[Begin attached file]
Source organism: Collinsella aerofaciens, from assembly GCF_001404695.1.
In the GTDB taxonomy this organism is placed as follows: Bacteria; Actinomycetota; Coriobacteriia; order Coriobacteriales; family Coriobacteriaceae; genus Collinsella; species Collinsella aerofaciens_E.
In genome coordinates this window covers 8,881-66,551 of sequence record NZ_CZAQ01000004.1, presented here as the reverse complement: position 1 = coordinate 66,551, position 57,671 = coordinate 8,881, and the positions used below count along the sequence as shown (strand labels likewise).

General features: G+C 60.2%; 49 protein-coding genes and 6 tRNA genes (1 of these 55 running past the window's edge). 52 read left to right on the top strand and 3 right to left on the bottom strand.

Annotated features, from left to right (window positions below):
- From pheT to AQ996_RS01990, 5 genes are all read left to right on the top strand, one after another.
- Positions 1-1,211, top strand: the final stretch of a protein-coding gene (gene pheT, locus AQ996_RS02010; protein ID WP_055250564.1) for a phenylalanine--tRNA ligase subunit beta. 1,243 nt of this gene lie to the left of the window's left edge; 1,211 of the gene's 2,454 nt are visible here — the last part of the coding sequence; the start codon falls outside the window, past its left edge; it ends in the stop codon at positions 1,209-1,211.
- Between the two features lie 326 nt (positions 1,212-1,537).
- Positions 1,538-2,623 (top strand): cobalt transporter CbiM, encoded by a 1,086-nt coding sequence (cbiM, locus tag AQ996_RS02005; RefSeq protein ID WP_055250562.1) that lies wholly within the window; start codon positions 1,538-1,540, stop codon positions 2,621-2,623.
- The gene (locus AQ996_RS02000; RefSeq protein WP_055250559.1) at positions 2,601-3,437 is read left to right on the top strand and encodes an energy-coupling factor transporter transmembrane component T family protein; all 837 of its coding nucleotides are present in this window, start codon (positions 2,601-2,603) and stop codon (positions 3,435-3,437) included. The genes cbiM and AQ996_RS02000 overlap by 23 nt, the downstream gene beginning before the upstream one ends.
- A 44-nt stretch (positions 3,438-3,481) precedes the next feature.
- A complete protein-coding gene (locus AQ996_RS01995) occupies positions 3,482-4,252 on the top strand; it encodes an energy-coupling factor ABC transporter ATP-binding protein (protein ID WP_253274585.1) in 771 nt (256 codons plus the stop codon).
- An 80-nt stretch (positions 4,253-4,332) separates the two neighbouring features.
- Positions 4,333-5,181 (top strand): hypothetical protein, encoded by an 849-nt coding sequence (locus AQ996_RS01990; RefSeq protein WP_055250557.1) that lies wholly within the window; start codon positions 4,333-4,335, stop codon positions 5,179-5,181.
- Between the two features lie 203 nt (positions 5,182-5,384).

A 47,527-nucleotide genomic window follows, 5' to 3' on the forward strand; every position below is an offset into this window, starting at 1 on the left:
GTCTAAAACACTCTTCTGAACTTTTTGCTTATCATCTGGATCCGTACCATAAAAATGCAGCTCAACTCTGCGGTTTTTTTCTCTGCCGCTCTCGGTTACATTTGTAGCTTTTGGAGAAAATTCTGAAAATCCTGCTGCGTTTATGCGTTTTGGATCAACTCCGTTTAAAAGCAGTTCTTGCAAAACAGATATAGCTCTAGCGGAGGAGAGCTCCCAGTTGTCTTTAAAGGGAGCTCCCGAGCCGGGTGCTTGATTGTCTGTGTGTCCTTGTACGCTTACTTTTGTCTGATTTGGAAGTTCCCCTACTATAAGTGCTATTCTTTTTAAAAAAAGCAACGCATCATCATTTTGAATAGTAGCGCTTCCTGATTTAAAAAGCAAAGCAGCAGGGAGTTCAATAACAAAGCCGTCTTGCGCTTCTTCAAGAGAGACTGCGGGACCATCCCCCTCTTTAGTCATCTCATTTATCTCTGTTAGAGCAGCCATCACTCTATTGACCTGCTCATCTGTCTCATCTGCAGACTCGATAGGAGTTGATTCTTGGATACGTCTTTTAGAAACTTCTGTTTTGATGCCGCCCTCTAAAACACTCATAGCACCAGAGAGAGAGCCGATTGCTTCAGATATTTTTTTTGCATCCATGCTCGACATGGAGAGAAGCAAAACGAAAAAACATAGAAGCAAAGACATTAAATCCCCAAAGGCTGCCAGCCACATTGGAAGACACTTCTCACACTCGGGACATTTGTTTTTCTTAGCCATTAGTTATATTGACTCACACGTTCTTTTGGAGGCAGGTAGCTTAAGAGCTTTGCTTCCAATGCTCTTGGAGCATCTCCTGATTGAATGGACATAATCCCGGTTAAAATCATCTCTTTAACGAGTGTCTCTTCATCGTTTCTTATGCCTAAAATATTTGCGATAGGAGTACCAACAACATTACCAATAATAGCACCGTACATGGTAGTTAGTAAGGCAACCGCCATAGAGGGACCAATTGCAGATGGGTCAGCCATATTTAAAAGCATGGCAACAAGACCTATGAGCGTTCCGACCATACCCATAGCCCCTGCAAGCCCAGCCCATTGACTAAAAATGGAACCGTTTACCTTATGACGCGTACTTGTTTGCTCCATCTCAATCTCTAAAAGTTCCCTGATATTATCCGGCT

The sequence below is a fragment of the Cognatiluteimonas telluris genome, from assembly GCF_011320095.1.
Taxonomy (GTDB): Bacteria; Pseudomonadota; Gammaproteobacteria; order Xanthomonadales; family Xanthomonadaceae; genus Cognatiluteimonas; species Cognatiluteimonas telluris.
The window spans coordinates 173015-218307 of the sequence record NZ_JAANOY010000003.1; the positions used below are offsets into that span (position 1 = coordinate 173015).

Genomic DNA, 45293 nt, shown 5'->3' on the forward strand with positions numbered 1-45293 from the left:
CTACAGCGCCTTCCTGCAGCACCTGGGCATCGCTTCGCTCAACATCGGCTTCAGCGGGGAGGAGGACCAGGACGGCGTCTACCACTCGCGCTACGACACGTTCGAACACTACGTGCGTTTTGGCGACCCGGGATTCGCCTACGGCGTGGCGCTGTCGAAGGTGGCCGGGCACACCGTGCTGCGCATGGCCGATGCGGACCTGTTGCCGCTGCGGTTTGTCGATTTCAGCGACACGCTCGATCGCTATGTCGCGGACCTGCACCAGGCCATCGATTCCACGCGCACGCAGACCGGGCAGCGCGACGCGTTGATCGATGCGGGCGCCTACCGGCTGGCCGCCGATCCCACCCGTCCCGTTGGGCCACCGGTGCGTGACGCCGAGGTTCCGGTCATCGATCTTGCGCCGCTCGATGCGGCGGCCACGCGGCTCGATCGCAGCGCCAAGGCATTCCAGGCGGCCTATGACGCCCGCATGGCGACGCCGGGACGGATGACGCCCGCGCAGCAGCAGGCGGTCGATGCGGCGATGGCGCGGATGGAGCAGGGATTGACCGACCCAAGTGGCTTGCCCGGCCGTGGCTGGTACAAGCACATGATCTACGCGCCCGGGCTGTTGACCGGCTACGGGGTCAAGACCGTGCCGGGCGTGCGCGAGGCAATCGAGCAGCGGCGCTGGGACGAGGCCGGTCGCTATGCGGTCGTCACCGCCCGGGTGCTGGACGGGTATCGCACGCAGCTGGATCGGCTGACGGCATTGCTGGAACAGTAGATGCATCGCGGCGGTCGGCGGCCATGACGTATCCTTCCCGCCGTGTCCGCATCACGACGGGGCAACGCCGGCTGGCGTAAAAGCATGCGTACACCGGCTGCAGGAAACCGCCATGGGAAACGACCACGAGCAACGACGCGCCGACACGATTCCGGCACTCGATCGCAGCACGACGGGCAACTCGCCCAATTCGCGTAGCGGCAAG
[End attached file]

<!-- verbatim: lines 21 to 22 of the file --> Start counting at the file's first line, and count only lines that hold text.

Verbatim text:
Genomic DNA, 45293 nt, shown 5'->3' on the forward strand with positions numbered 1-45293 from the left:
CTACAGCGCCTTCCTGCAGCACCTGGGCATCGCTTCGCTCAACATCGGCTTCAGCGGGGAGGAGGACCAGGACGGCGTCTACCACTCGCGCTACGACACGTTCGAACACTACGTGCGTTTTGGCGACCCGGGATTCGCCTACGGCGTGGCGCTGTCGAAGGTGGCCGGGCACACCGTGCTGCGCATGGCCGATGCGGACCTGTTGCCGCTGCGGTTTGTCGATTTCAGCGACACGCTCGATCGCTATGTCGCGGACCTGCACCAGGCCATCGATTCCACGCGCACGCAGACCGGGCAGCGCGACGCGTTGATCGATGCGGGCGCCTACCGGCTGGCCGCCGATCCCACCCGTCCCGTTGGGCCACCGGTGCGTGACGCCGAGGTTCCGGTCATCGATCTTGCGCCGCTCGATGCGGCGGCCACGCGGCTCGATCGCAGCGCCAAGGCATTCCAGGCGGCCTATGACGCCCGCATGGCGACGCCGGGACGGATGACGCCCGCGCAGCAGCAGGCGGTCGATGCGGCGATGGCGCGGATGGAGCAGGGATTGACCGACCCAAGTGGCTTGCCCGGCCGTGGCTGGTACAAGCACATGATCTACGCGCCCGGGCTGTTGACCGGCTACGGGGTCAAGACCGTGCCGGGCGTGCGCGAGGCAATCGAGCAGCGGCGCTGGGACGAGGCCGGTCGCTATGCGGTCGTCACCGCCCGGGTGCTGGACGGGTATCGCACGCAGCTGGATCGGCTGACGGCATTGCTGGAACAGTAGATGCATCGCGGCGGTCGGCGGCCATGACGTATCCTTCCCGCCGTGTCCGCATCACGACGGGGCAACGCCGGCTGGCGTAAAAGCATGCGTACACCGGCTGCAGGAAACCGCCATGGGAAACGACCACGAGCAACGACGCGCCGACACGATTCCGGCACTCGATCGCAGCACGACGGGCAACTCGCCCAATTCGCGTAGCGGCAAG